10 Signs You Might Have Adult ADHD
A diagnosis of ADHD often comes as a surprise for adults. Some experts estimate that as many as 75 percent of adults with ADHD don’t know they have it. This might be because it was once considered a “childhood disorder” and it was thought that by the time you ended puberty, you outgrew it. It was also considered a “male disorder,” which means women were much less likely to be diagnosed with ADHD as a child. Today, more and more adults are being diagnosed with ADHD. Sometimes this happens when their child is diagnosed and they realize they share many of the same symptoms, such as lack of focus.
While the main symptoms of ADHD are the same: inattention, impulsivity and hyperactivity, these symptoms often manifest differently in children and adults. The following are signs you might have adult ADHD:
You are always looking for something. It might be your keys, your phone or important papers. It seems every day you spend anywhere from a few minutes to an hour of your time looking for items you misplaced.
You are chronically late. You have no “sense of time” and are chronically late for work, appointments, meeting your spouse for dinner or picking up the kids. No matter how many times you resolve to change, you end up being late...again.
You are forgetful. You forget to take out the trash, forget to pick up the dry cleaning, forget to meet a friend for lunch, forget to pick up the kids from school. It isn’t that these things aren’t important to you, they are, the thought simply left your brain when it was replaced by another thought. You end up disappointing other people on a consistent basis.
You feel restless. Hyperactivity still appears in adults but it does so as a feeling of restlessness. You fidget a lot and always want to be moving, even if you aren’t “running and jumping” around as children with ADHD frequently do. If you remember being extremely active and energetic as a child, hyperactivity could have settled into restlessness.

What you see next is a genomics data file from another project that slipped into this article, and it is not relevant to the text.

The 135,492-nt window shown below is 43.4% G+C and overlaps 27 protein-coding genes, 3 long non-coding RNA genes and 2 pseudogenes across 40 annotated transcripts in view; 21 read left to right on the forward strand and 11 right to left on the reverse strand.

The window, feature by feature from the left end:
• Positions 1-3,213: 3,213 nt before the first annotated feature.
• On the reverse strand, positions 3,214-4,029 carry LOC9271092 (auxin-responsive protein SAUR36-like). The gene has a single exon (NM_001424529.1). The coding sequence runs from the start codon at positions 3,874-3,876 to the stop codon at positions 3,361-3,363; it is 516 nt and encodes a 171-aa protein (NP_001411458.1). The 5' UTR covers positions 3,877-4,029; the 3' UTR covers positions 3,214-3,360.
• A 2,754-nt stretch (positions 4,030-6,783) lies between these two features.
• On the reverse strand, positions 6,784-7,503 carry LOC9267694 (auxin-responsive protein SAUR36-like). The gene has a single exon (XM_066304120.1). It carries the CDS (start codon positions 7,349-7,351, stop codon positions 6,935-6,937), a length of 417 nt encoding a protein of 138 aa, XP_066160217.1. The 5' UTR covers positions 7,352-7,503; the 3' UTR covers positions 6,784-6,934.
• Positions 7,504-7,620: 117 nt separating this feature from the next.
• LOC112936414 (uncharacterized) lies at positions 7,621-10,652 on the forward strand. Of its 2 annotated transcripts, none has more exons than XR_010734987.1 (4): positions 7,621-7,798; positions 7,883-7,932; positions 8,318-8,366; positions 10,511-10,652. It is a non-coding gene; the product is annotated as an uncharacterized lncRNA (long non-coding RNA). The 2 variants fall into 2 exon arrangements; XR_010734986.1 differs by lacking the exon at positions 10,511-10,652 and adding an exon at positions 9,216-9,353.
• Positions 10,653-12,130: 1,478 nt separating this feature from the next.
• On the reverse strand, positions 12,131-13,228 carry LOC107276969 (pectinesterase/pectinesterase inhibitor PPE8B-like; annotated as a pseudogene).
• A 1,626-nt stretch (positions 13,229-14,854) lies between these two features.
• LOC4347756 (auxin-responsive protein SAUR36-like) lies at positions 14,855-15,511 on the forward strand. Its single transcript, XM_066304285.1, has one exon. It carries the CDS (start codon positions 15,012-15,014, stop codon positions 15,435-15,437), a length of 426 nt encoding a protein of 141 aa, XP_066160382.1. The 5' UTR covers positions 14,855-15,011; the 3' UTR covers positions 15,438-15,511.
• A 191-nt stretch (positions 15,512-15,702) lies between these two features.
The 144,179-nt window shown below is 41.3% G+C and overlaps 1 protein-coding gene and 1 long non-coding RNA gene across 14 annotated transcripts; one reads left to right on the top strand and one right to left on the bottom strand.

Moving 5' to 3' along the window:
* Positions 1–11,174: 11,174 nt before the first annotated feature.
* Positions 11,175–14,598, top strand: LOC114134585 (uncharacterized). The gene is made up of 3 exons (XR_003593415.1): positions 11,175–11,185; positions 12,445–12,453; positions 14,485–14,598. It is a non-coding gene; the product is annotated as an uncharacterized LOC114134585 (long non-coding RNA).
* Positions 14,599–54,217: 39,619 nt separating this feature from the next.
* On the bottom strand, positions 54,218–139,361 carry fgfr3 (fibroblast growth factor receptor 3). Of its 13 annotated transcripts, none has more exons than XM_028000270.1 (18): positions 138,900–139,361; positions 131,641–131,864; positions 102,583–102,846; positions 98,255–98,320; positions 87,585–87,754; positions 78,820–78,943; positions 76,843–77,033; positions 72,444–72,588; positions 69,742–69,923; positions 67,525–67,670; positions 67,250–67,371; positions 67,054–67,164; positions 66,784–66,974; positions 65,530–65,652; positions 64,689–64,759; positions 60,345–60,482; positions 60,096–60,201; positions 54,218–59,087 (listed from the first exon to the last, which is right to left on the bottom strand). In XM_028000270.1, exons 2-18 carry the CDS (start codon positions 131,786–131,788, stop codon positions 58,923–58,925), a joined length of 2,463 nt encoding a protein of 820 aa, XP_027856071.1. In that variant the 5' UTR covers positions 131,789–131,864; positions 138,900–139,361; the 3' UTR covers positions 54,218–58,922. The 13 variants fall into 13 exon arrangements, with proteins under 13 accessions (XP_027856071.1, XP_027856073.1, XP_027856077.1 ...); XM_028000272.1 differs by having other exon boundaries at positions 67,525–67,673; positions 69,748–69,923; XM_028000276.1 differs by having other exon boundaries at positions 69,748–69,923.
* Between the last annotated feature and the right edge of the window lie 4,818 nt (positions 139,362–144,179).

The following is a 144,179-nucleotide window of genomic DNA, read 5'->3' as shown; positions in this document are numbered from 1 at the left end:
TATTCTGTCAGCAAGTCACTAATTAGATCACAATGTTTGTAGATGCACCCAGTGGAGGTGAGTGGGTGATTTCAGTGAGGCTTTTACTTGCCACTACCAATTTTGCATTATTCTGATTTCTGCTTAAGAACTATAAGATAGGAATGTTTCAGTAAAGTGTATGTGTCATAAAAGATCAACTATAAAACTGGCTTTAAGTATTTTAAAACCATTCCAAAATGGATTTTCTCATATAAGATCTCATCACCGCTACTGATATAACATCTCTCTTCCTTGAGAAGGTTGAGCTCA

You have relationship troubles, have been married several times or are divorced. According to some studies, there is a link between adult ADHD and divorce. Adults with ADHD rank their satisfaction with their relationship lower than those without ADHD. This is sometimes attributed to boredom when a relationship enters the long-term phase or when a non-ADHD partner has trouble dealing with ADHD symptoms.
You smoke. Nicotine often improves some symptoms of ADHD, such as attention and focus. Studies have shown that as many as 40 percent of adults with ADHD smoke, as opposed to 26 percent of adults without ADHD.
You have a child with ADHD. While the exact causes of ADHD aren’t fully understood, it is considered hereditary. If you have a child with ADHD, the chances are high that either you or your spouse have ADHD.
You have had several jobs or are still searching for the “right” career path. One of the most common problems for adults with ADHD is employment. You have problems meeting deadlines, staying on track, being on time or become bored with the job. Adults with ADHD might frequently quit their job or be fired.
You interrupt others, jump into conversations at the wrong time or blurt out inappropriate comments during conversations. Impulsiveness is reacting without thinking and it remains a troublesome symptom in adults, often causing problems in relationships and interactions with others. Impulsiveness can also result in financial problems because of impulsive spending.
You remember have difficulties in school as a child. ADHD doesn’t develop once you are an adult. You can probably recall struggling in school, having a hard time paying attention, forgetting to hand in assignments or handing them in late. You might recall being consistently told that you weren’t living up to your potential or should “just try harder.”
“A Focus on Adults: Living with Chronic ADHD, 2013, April 2, Interview with Terry Matlen and Dr. Russell Barkley, NPR
“Pay Attention to Me,” 2012, March, Kirsten Weir, American Psychological Association
“Diagnosis of ADHD in Adults (WWK9S), 2004, Staff Writer, National Resource Center on ADHD